African HE can be more competitive through 4IR technologies
Meanwhile, South African universities, which are too disconnected from higher education institutions in the rest of Africa, must adopt a greater pan-continental focus as part of their own contribution to development efforts, he said.
“One of the problems in Africa is that there are not that many universities compared with, say, the United States or England. Given that there are 1.3 billion people on the continent, Africa has far fewer universities than it ought to have,” he said.
“In other words, the African university system needs to scale up provision, which can only be achieved by deploying 4IR technologies and going online, given the unaffordability of building a host of new brick-and-mortar institutions.”
In particular, the online world may be leveraged to enable access to an international pool of academics who could boost the teaching and knowledge-production capacity at universities in Africa, according to Marwala.
To this end, he advocates the adoption of a Finnish model for immigration under which applicants can obtain virtual residency rights, so that “top teaching academics [may be brought] into the higher education value chain in Africa”.
He further cited the University of Johannesburg's efforts to increase its knowledge-production capacity by pioneering the employment of virtual research fellows – a move which has helped it to become the second-largest producer of knowledge among South African universities, he said.
Solar energy technology may bolster infrastructure
In addition, Marwala emphasised how smart deployment of 4IR thinking can strengthen institutional resilience and independence at African universities. In particular, he described how the integration of new technologies for producing solar energy and saving water may bolster the infrastructure.
“This would foster the institution’s sustainability, creating a more stable base for higher education, while also saving millions of rands,” he said. “In this way, universities should become factories of innovation for their own purposes, rather than only in support of other organisations.”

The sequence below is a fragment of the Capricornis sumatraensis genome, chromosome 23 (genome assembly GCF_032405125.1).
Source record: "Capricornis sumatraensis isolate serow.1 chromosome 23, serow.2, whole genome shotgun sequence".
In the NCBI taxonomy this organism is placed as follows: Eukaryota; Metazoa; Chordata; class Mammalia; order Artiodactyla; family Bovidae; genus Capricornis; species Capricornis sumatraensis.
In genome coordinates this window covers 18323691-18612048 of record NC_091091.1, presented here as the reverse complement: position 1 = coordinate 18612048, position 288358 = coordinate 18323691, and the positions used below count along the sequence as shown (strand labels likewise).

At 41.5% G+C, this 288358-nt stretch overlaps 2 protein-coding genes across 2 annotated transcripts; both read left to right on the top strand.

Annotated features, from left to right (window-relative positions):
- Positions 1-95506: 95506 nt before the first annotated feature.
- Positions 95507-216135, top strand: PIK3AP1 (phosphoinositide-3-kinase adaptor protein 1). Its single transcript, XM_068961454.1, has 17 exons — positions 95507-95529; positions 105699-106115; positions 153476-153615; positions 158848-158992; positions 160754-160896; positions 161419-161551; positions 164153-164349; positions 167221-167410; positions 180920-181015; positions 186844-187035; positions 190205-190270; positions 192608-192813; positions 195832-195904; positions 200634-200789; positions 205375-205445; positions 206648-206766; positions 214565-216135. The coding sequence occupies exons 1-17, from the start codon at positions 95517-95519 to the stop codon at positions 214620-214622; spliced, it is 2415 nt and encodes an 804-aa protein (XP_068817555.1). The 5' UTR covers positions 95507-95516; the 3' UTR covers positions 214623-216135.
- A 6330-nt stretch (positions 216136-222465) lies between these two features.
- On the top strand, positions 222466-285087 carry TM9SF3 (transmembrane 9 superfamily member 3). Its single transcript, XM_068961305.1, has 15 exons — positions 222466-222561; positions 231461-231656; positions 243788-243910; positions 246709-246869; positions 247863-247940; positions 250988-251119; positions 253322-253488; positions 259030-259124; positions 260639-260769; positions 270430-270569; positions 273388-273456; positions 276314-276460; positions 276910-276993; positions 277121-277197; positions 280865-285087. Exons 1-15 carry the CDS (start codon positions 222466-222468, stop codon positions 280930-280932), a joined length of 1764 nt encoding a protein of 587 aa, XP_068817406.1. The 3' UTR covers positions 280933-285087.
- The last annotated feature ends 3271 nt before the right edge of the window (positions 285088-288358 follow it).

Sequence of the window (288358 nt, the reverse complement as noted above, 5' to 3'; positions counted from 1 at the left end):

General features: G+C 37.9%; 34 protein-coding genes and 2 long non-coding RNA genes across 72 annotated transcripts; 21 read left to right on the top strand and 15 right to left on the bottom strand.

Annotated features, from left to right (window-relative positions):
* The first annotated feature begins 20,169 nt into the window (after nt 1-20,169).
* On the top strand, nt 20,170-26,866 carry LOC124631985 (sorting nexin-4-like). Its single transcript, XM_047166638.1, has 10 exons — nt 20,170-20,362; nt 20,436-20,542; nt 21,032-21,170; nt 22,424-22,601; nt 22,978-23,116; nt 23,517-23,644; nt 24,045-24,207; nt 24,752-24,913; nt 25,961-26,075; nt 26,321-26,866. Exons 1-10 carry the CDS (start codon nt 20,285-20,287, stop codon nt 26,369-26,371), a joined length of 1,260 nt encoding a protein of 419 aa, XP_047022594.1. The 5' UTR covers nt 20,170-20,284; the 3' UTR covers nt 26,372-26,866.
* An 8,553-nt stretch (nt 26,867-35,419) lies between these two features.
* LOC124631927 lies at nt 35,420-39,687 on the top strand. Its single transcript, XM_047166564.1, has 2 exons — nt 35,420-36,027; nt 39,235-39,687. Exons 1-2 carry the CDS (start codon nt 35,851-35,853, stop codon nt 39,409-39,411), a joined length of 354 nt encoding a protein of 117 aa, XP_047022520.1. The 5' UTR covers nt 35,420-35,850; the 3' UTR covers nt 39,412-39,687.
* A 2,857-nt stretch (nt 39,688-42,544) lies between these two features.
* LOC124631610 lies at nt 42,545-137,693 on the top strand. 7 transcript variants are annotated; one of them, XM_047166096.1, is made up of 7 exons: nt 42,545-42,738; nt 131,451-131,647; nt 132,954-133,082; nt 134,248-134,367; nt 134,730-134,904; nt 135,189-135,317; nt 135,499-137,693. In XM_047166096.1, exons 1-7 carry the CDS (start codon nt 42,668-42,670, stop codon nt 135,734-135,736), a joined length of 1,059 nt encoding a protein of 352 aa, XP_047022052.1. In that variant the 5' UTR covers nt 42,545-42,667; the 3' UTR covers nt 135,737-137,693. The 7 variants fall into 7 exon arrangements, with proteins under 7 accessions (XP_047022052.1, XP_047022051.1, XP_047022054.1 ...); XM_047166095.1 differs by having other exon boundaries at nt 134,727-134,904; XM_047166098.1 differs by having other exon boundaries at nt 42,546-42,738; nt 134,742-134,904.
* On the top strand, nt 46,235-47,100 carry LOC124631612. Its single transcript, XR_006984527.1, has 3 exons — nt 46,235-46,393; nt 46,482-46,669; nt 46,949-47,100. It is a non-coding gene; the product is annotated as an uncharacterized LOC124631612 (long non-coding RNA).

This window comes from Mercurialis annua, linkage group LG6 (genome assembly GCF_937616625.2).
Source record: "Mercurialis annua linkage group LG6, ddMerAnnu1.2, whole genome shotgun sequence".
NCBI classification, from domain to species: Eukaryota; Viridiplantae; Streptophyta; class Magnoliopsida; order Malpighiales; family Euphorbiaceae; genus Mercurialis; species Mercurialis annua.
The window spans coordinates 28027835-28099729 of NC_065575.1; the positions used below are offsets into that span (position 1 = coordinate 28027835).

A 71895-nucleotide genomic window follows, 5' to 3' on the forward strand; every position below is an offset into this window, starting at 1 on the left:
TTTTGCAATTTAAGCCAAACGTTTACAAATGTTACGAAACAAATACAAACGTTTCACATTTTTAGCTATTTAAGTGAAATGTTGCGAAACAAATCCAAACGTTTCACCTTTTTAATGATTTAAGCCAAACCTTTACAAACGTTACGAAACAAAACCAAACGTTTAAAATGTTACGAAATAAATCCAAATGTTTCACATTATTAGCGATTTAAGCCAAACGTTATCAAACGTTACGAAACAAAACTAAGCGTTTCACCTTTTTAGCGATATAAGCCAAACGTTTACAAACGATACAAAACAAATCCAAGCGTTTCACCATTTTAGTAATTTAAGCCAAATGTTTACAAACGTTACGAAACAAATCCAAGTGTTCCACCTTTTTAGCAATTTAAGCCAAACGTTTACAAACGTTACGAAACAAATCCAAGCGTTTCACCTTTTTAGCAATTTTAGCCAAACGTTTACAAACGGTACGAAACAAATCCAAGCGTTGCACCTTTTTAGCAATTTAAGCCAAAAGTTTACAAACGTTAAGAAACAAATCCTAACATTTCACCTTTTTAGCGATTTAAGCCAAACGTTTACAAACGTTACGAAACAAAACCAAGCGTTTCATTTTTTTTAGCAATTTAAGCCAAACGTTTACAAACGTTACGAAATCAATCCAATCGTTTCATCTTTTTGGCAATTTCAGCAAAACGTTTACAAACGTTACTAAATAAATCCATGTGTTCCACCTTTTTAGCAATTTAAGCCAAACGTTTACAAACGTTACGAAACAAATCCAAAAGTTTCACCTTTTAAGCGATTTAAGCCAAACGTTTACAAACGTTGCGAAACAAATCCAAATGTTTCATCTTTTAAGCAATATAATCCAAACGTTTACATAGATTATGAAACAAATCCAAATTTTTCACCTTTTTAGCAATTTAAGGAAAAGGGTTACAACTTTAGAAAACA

The use of 4IR technologies also plays a crucial role in helping African universities improve their performance as knowledge producers in support of national development, he said.
“The issue of knowledge production … is a major concern, given that Africa is outperformed in this sphere by some relatively small countries. In this regard, a key challenge relates to how 4IR technologies may be leveraged to produce new knowledge in answer to African needs,” said Marwala, who has been appointed as rector of the United Nations University in Tokyo, Japan, starting in March 2023.
“For example, automated machine language translators cannot necessarily hear African accents; and it was also found a few years back that the new automated face recognition systems had not been designed to recognise African faces.
“So, there is a clear need to adapt and produce new 4IR technologies that are fit for purpose in Africa; and African universities have a key role to play in closing the knowledge gaps.”
In this regard, he described how, under his leadership, UJ has established a new compulsory course for all students called Introduction to Artificial Intelligence. “It is not a computer science course but, rather, a general introduction to some of the algorithms that are used in producing artificial intelligence, what they do, and some of the ethical issues around their use,” he said.
“In other words, it equips students to understand the issues involved.”
4IR and multidisciplinarity